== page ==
In Northeast Ohio, the winter season is in full swing. With multiple snowfalls already hitting the region, the fall weather is behind us.
For many, the transition of seasons can be difficult, but, when the temperatures drop and precipitation changes, lifestyles can often be affected. The frigid weather changes the daily routine, including how you get around, how you take care of your home and how you take care of your health.
Do you think you have a safe lifestyle in the winter season?
Driving is a major safety concern in the cold. There are many features that need close attention in the winter months. Tire pressure can change, fluid can freeze and your battery has a better chance at dying faster.
“Make sure your tires are properly inflated and have the tires inspected to make sure there’s enough tread to safely navigate the icy roads,” said Pat Sandy, Quick Tire Auto Shop Store Manager.
When you’re on the roads, make sure you allow extra time to stop and clear off your car from any snow.
“All your windows should be clear, just as if you were driving in a day in July,” said Ron Zoller, Ohio Department of Transportation Manager. “Make sure your windows are clear your marriage your scraped, your headlights and taillights are clean, so people can see.”
If you get caught in a whiteout, do not panic. Slow the car down but do not try to completely stop. Putting your hazards on and continuing to drive is essential to ensuring a safe outcome.
Always remember to have a phone and charger with you when driving.
“Make sure your phone is charged so in case you do need to call 911 or anybody else to come help you that it works,” said Zoller.
It’s also a good idea to keep jumper cables, washer fluid, an ice scraper and a blanket in your car at all times. “It’s not a bad idea to throw that stuff in the trunk to have in case your car breaks down,” said Sandy, “So you’ll be okay until the tow truck or someone comes to help you.”
While you should pay close attention to your car this season, your home is just as important. The winter months are the most popular when related to house fires.
Most winter-related house fires are from cooking, furnace, chimney and electrical issues. “Make sure you don’t have a lot of extension cords if you have one,” said Roger Gerhardt, home inspector. “That may be fine for space heater but make sure you only have one thing on it because you overload it [extension cord].
“Adding a bunch of Christmas lighting to a circuit in addition to the things that you normally use on that circuit on an everyday basis- so adding infused power plugs to an outlet to plug multiple devices in at one time is something that you shouldn’t do,” said Lt. Jeff Coffee, Kent City Fire.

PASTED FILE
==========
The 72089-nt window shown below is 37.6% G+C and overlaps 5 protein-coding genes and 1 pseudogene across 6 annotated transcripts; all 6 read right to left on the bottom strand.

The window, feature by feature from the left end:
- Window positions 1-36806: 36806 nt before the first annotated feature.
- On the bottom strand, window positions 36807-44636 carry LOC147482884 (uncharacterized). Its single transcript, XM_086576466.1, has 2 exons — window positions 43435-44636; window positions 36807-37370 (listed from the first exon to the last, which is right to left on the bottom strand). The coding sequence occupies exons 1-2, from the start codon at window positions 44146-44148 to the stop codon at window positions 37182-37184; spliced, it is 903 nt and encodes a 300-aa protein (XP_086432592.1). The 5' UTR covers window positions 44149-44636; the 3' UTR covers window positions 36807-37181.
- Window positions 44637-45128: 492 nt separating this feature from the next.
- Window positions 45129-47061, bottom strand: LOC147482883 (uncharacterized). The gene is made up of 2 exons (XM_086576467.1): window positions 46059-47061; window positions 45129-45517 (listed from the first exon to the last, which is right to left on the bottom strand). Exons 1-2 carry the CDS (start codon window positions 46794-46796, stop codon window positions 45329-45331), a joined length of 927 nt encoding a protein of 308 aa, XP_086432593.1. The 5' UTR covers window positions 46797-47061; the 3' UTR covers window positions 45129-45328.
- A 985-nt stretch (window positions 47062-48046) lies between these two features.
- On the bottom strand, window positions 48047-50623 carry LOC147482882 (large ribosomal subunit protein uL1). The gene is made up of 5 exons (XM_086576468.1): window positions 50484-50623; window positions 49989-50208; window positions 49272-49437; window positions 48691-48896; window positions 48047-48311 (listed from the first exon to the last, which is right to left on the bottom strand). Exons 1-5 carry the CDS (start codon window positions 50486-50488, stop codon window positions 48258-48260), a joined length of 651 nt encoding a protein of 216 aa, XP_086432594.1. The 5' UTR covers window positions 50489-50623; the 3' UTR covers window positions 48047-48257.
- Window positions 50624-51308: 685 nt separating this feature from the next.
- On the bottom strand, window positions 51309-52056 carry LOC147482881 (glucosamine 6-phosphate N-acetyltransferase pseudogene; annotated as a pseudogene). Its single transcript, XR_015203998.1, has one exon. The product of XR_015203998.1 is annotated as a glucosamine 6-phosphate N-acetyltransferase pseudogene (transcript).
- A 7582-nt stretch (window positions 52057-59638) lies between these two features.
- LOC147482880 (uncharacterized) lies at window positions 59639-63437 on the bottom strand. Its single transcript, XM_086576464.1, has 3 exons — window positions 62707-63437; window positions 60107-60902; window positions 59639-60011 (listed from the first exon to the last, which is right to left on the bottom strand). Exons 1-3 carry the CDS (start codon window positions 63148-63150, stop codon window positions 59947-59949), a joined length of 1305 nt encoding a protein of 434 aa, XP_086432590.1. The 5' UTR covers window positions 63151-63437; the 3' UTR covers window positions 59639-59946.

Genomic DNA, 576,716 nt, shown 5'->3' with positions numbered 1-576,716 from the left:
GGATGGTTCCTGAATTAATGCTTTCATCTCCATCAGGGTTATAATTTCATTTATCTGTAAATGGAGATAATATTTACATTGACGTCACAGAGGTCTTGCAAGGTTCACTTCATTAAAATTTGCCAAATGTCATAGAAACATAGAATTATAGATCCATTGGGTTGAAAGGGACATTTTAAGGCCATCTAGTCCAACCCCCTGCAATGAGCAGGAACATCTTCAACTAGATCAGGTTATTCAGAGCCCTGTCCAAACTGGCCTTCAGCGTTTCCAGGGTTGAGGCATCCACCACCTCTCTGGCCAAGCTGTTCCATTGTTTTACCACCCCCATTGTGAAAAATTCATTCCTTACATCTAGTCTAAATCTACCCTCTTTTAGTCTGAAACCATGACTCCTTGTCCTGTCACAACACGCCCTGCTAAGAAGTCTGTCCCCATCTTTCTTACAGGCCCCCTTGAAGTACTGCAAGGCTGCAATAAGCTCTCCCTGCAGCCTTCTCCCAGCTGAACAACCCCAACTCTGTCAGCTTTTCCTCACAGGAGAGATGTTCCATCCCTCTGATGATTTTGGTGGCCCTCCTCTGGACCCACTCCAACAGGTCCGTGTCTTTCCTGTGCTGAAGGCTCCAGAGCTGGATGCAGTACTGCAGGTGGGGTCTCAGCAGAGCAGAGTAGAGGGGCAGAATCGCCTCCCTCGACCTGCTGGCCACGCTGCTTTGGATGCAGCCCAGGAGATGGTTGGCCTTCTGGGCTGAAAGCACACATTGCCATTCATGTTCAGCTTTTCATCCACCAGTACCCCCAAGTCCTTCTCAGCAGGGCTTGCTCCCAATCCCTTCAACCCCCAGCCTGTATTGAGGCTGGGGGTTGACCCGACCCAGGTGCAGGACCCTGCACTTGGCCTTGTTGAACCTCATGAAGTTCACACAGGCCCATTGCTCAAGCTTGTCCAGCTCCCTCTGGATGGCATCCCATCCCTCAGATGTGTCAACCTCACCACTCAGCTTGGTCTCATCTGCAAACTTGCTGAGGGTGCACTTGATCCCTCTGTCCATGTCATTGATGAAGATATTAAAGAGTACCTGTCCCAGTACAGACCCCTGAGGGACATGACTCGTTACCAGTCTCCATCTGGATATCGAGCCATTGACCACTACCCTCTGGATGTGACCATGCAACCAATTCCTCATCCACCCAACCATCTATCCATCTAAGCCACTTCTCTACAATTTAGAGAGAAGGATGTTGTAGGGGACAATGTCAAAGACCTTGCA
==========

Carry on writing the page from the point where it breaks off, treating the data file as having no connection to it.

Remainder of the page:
Ways to winter-proof your home can include replacing your furnace filter, cleaning out your chimney, and being cautious of candles burning.
“You should have a working smoke detector in your home,” said Lt. Coffee. He said if you can afford it, you should have one in every sleeping unit of the home to be cautious. He also emphasized the importance of having a carbon monoxide detector in the home.
Space heaters can be safe if they have a timer set to shut off when the temperature is reached. They should also be 3 feet away from any clothes, walls or drapes.
Finally, cold temperatures can drastically affect your health. You are more prone to getting sick in the winter months because you are inside more, surrounded by people.
“Those viral illnesses, like influenza, is basically your own natural immune system that will fight it off,” said Dr. Mariquita Belen, Physician/ NEOMed Assistant Professor. “But during colder months, some studies say that our immune system is weaker during those colder months.”
Dr. Mariquita says the worst thing someone can do for their health in the cold is to not properly dress for the winter.
Dr. Amy Edwards, Pediatric Infectious Disease Specialist at University Hospitals says sleeping and eating nutrient and vitamin dense food will keep you in top shape. “If you’re particularly looking for an immune boost you’re looking for like those antioxidant vitamins,” Dr. Edwards said. “So that’s going to be the vitamins that you’ll find in really brightly colored fruits and vegetables. blueberries, raspberries, strawberries- whatever brightly colored food you enjoy.”
Edwards said teenagers should be getting at least 9 hours of sleep every night while most adults should get at least 8. “Most people don’t realize how much sleep affects their immune system,” Edwards said.
Seasonal affective disorder affects more than 10 million Americans annually. “People tend to be less active, maybe they’re eating more of the salty and fatty foods during [winter] as well,” said Dr. Belen. “Thanksgiving, Christmas, they’re not as active so they’re not exercising as much there.”
Aside from a lack of exercise and poor eating habits, getting an increase of Vitamin D could help most of your mental health.
The season of winter varies from any other time of year because it does affect our lifestyles in the way we drive, live and function. Following safe strategies to live a healthier and safer daily routine are essential in the way we should live.